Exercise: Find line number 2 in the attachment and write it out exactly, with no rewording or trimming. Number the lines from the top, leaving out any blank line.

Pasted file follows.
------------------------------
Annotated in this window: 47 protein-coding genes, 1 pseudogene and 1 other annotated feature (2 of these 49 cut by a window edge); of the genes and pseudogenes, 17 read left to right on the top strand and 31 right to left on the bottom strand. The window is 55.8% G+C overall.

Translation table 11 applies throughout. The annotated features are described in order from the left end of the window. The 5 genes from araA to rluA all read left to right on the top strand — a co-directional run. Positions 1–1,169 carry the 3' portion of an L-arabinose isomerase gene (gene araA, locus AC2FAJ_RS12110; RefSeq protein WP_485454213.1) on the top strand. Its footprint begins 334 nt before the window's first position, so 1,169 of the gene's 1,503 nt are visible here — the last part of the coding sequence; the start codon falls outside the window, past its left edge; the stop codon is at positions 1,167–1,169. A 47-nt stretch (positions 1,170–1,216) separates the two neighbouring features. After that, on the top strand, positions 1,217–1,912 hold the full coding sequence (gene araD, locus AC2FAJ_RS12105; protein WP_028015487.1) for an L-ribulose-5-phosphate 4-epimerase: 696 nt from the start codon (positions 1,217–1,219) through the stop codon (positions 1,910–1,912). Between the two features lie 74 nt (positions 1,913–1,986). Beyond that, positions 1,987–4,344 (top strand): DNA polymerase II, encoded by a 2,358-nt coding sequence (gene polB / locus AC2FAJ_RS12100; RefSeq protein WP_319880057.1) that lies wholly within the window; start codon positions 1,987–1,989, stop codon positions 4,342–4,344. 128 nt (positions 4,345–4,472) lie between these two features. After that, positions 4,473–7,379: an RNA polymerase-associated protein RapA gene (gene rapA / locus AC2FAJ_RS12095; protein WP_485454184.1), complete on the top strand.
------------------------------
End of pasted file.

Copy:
Translation table 11 applies throughout. The annotated features are described in order from the left end of the window. The 5 genes from araA to rluA all read left to right on the top strand — a co-directional run. Positions 1–1,169 carry the 3' portion of an L-arabinose isomerase gene (gene araA, locus AC2FAJ_RS12110; RefSeq protein WP_485454213.1) on the top strand. Its footprint begins 334 nt before the window's first position, so 1,169 of the gene's 1,503 nt are visible here — the last part of the coding sequence; the start codon falls outside the window, past its left edge; the stop codon is at positions 1,167–1,169. A 47-nt stretch (positions 1,170–1,216) separates the two neighbouring features. After that, on the top strand, positions 1,217–1,912 hold the full coding sequence (gene araD, locus AC2FAJ_RS12105; protein WP_028015487.1) for an L-ribulose-5-phosphate 4-epimerase: 696 nt from the start codon (positions 1,217–1,219) through the stop codon (positions 1,910–1,912). Between the two features lie 74 nt (positions 1,913–1,986). Beyond that, positions 1,987–4,344 (top strand): DNA polymerase II, encoded by a 2,358-nt coding sequence (gene polB / locus AC2FAJ_RS12100; RefSeq protein WP_319880057.1) that lies wholly within the window; start codon positions 1,987–1,989, stop codon positions 4,342–4,344. 128 nt (positions 4,345–4,472) lie between these two features. After that, positions 4,473–7,379: an RNA polymerase-associated protein RapA gene (gene rapA / locus AC2FAJ_RS12095; protein WP_485454184.1), complete on the top strand.